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ORIGINAL ARTICLE
Year : 2016  |  Volume : 7  |  Issue : 1  |  Page : 108

Impact of the national food supplementary program for children on household food security and maternal weight status in Iran


1 Department of Community Nutrition, Faculty of Nutrition Sciences and Food Technology, Shahid Beheshti University of Medical Sciences, Tehran, Iran
2 Department of Health Management and Economics, School of Public Health, Tehran University of Medical Sciences, Tehran, Iran; Department of Information, Evidence and Research, Eastern Mediterranean Region, World Health Organization, Cairo, Egypt
3 Department of Economics, Alzahra University, Tehran, Iran

Correspondence Address:
Nasrin Omidvar
No. 46, West Hafezi St., Farahzadi Blvd., Shahrak-E-Qods, P. O. Box 19395-4741, Tehran
Iran
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Source of Support: None, Conflict of Interest: None


DOI: 10.4103/2008-7802.190605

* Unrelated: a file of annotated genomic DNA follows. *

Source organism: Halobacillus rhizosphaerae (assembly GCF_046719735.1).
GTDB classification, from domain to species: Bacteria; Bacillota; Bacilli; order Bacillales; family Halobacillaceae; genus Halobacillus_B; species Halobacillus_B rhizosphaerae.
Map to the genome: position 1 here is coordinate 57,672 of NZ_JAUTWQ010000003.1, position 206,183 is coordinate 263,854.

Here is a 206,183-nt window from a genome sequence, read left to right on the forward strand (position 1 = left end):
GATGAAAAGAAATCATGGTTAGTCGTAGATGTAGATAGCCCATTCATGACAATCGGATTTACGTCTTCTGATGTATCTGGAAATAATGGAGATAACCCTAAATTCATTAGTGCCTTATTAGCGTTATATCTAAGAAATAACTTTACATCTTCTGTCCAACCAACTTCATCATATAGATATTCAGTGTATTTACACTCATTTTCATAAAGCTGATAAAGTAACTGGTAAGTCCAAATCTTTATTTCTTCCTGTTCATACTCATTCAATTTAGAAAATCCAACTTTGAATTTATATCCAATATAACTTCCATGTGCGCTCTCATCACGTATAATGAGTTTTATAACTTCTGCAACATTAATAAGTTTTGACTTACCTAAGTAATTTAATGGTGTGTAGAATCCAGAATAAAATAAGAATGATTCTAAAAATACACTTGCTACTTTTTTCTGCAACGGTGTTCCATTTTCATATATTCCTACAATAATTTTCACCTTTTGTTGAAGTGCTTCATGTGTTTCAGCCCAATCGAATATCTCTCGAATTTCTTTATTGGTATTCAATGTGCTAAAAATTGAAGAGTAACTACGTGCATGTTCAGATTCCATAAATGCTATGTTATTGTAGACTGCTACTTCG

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Background: Food aid programs are strategies that aim to improve nutritional status and to tackle food insecurity. This study aimed to evaluate the effect of a National Food Supplementary Program for Children on households' food security. Methods: The study sample included 359 mothers of children aged 6-72 months under the coverage of the program in two provinces of Iran. Demographic and socioeconomic characteristics of the households and percentage of supplementary food items consumed by target child were assessed by a questionnaire and checklist. Data on household food security were collected by locally adapted Household Food Insecurity Access Scale at the baseline of the study and 6 months thereafter. Results: At the baseline, only 4.7% of families were food secure, while 43.5% were severely food insecure, and these proportions were changed to 7.9% and 38%, respectively (P < 0.001), at the end of the study. Odds of having worse food insecurity in households with medium and high wealth index was 65% and 87% lower than those with low wealth index, respectively (odds ratio [OR] = 0.35, 95% confidence interval [CI]: 0.2-0.61, and OR = 0.23, 95% CI: 0.12-0.43). Food sharing was common among more than 95% of the studied households. Mean maternal body mass index (BMI) increased significantly after 6 months (P < 0.001). However, there was no significant association between mother's BMI and household food security in the baseline and at the end of the study (P > 0.05). Conclusions: Findings show that the food supplementary program for children can also improve the household food security status. Further research is needed to assess other factors that affect the effectiveness of this kind of programs.


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